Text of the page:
The surge in interest in collecting African art, both tribal and contemporary, has forced scholars, investors, governments and institutions to re-examine the very essence of African art. Collections that have been inhabiting deep, dark depths of museum vaults have been moved to the forefront of African art history museums, galleries and auction houses to be observed and celebrated.

Despite successes achieved over the past four decades by the United Nations Education and Scientific Organization (UNESCO) through legal instruments to protect cultural art from theft, illicit trade and returning stolen properties to their countries of origin, it has not been possible to end illicit trafficking which is responsible for serious damage to cultural heritage worldwide.

As long as people turn a blind eye to the origins of the artefacts they buy and sell, there will be individuals ready to seek profit from the fact that poverty, conflict and economic recession in many parts of Africa provide them with opportunities to lay their hands on collectables which they can sell for a large profit abroad. Much work needs to be done at international level to sensitise governments, public opinions, art collectors and dealers about the needs to respect the original context of cultural property.

Scholars and practitioners of the arts all across the continent are transforming the ways their histories, past and present, are toldAruna D’Souza, April 10, 2019

Africa is a continent of 54 nation states, more than 1,500 languages, and roughly 3,000 ethnic groups, making it the most diverse and culturally rich place on earth. It is impossible to speak of it as a singularity. This is why many scholars on the continent refer not to African art, but to the arts of Africa when speaking of the visual and material cultures produced across a vast range of eras, spaces, and traditions.

While much writing on the arts of Africa is produced outside of the continent, especially in the U.S. — African Arts, the most important journal in the field, is published by UCLA with MIT Press, for example — there is a growing network of Africa-based scholars who are working to develop an African-centric approach to understanding the arts produced there, both historical and contemporary.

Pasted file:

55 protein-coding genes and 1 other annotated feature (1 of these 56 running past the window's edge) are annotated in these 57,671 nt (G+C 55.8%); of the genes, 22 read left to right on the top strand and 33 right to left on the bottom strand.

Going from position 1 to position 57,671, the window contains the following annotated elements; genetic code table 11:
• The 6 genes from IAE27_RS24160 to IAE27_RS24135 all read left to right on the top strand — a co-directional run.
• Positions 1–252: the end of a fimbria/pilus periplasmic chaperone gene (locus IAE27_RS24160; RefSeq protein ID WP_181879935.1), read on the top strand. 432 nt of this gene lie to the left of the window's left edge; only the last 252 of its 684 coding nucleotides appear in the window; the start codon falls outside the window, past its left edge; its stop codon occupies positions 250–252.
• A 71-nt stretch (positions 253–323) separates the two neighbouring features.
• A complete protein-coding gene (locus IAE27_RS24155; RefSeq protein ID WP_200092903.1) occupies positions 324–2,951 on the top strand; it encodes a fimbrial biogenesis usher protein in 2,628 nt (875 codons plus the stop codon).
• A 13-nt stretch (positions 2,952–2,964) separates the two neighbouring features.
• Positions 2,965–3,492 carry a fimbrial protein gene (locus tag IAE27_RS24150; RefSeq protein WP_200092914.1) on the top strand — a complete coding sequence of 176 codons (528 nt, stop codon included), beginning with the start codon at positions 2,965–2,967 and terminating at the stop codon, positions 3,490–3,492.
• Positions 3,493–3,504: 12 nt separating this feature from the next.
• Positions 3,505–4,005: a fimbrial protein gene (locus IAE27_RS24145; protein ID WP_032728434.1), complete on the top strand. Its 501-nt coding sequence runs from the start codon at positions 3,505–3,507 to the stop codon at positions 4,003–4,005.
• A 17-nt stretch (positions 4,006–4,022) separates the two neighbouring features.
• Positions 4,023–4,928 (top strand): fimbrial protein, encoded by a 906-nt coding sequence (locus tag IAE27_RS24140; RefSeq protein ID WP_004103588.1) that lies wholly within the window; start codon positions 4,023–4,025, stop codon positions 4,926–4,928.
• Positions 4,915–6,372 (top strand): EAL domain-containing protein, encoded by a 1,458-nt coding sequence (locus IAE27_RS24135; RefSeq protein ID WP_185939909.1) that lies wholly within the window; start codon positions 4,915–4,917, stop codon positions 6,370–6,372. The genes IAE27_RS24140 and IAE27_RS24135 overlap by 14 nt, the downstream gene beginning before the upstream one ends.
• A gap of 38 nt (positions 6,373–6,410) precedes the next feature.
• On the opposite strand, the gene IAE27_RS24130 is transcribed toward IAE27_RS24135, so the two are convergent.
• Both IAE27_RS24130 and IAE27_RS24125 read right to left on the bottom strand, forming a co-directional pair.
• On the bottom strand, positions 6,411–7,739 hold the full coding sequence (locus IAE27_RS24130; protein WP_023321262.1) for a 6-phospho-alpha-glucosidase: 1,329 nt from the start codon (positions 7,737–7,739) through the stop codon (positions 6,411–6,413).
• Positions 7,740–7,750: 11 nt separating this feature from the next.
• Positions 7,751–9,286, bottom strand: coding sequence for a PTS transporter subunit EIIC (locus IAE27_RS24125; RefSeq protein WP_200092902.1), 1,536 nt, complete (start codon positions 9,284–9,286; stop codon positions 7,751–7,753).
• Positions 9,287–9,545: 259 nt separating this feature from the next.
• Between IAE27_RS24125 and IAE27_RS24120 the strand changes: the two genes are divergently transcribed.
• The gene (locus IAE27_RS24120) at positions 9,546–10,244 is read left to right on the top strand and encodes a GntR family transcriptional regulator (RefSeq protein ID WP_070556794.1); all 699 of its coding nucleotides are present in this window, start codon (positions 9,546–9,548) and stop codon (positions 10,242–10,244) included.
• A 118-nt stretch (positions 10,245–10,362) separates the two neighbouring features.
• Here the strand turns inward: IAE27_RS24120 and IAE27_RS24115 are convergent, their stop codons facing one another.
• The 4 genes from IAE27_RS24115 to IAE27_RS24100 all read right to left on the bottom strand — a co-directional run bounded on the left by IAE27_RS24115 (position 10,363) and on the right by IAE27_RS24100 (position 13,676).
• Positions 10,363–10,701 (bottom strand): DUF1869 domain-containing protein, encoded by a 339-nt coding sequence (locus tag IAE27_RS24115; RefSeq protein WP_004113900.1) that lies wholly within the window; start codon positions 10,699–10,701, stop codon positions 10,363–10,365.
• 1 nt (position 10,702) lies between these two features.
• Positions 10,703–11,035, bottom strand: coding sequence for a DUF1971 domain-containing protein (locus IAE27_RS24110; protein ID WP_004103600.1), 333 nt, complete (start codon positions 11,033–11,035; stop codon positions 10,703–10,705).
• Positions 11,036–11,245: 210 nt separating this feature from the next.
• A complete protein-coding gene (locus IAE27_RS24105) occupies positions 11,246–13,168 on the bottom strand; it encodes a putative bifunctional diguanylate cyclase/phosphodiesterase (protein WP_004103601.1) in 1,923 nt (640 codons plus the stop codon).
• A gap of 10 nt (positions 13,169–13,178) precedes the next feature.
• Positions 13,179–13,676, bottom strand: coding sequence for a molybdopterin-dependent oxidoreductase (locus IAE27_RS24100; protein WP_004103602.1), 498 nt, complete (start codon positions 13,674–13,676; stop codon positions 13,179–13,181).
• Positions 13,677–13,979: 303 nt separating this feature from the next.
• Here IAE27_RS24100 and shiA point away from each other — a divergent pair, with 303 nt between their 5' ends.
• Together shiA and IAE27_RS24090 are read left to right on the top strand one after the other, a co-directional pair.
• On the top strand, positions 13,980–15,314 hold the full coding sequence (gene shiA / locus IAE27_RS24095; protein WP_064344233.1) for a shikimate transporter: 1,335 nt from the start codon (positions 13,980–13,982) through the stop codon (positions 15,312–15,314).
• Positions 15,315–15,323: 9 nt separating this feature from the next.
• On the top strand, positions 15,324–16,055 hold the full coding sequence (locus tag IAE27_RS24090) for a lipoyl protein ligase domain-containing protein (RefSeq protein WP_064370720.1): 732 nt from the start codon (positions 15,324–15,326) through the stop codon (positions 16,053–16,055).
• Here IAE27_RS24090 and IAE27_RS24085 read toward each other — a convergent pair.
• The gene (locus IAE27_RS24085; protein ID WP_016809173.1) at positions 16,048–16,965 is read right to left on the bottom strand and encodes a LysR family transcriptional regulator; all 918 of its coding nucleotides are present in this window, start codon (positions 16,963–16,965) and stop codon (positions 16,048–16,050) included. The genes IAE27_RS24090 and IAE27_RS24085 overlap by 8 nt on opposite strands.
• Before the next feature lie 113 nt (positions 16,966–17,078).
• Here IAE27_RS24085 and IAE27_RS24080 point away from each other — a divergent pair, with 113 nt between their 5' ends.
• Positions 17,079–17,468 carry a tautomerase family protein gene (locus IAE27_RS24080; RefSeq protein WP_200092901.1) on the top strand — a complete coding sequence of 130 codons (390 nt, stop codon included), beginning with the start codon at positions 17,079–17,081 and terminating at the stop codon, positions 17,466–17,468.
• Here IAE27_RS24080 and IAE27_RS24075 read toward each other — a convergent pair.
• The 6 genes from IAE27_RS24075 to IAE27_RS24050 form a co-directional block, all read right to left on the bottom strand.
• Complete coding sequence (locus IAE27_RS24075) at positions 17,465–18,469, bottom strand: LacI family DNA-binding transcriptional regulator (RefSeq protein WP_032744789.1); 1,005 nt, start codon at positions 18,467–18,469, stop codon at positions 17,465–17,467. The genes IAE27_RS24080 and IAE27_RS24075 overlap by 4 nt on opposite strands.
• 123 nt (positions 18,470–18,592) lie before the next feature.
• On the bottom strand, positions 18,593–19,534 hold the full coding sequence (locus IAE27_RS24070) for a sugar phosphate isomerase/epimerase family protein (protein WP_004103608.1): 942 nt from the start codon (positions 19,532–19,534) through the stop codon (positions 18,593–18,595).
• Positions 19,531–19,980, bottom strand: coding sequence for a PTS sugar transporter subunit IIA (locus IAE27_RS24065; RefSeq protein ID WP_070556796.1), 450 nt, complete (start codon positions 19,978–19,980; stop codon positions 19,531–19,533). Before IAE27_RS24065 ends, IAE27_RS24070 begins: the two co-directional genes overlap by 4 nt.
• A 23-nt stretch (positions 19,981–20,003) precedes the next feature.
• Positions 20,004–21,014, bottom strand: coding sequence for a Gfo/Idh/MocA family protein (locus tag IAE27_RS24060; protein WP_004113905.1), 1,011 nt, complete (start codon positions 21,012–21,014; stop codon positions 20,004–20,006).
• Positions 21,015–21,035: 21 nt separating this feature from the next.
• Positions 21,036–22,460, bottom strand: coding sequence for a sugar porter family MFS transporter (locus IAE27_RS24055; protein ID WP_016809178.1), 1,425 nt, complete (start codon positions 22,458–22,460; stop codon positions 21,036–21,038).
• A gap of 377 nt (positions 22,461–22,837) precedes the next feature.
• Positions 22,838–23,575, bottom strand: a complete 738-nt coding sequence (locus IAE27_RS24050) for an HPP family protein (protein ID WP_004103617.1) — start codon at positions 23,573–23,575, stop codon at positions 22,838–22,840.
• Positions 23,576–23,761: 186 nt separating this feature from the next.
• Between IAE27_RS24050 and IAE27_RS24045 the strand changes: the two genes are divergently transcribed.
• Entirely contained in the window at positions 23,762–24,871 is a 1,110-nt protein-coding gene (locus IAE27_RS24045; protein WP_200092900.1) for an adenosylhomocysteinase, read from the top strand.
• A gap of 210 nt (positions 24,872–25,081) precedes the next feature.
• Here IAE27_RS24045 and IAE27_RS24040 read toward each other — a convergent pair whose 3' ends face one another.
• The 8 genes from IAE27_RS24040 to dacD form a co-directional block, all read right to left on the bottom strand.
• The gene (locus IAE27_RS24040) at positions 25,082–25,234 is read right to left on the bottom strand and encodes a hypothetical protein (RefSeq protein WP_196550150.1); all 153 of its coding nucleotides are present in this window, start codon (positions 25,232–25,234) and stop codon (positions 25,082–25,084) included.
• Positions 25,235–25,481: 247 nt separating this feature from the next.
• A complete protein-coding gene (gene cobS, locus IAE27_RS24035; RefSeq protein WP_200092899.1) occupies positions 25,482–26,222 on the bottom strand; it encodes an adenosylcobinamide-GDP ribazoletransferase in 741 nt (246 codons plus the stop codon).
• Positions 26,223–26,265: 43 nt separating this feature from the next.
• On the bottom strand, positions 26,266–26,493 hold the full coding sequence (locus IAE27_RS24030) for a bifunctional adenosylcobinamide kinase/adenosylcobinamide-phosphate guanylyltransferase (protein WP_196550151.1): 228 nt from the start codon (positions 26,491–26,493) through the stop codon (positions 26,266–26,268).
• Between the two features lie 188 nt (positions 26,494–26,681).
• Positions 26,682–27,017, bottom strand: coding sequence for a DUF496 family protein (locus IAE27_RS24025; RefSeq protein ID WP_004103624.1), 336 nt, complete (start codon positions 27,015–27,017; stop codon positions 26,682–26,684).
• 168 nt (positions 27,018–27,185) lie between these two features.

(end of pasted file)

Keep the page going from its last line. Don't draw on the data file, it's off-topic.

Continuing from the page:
For some, this means challenging and transforming long-entrenched art historical curricula in the academy. Others are delving deep into histories of gender, race, inequality, colonial power, material culture, sociopolitical economy, and more to deepen their own art work. And yet others are developing and supporting new generations of scholars who will join in the efforts to rewrite the history of the arts in Africa — in Africa itself.

Here are some of those researchers, scholars, and artists, all alumni of the African Humanities Program (AHP), a partnership of the American Council of Learned Societies and Carnegie Corporation of New York that, since 2008, has been working to reinvigorate the humanities in Africa through fellowship competitions and related activities. These thinkers and makers are telling new stories about some of the myriad cultural forms, past and present, that are shaping — and reshaping — the lived experience of contemporary Africa. As the Art POWA network puts it, they are “producing our words in Africa.” ■


• Eyitayo Tolulope Ijisakin — Nigerian printmaker/art historian is helping to define new perspectives on national identity

• Nomusa Makhubu — South African artist uses colonial-era photographs to confront repressive structures and the “terror of dispossession”

• Nkiruka Nwafor — Nigerian art historian writes about women artists, whose work she sees as forms of “visual activism”

• Okechukwu Nwafor — Visual historian uses contemporary wedding practices in his native Nigeria to show that art history must “embrace the political and economic and social networks that circulate around things”

• Freeborn Odiboh — Nigerian researcher and educator is challenging the legacy of colonialism through a new  curriculum that “looks at African art from a genuinely African point of view”

• Ruth Simbao — South African art historian and curator is the founder of Art POWA (“Producing Our Words in Africa”), a network for Africa-based scholars in the visual arts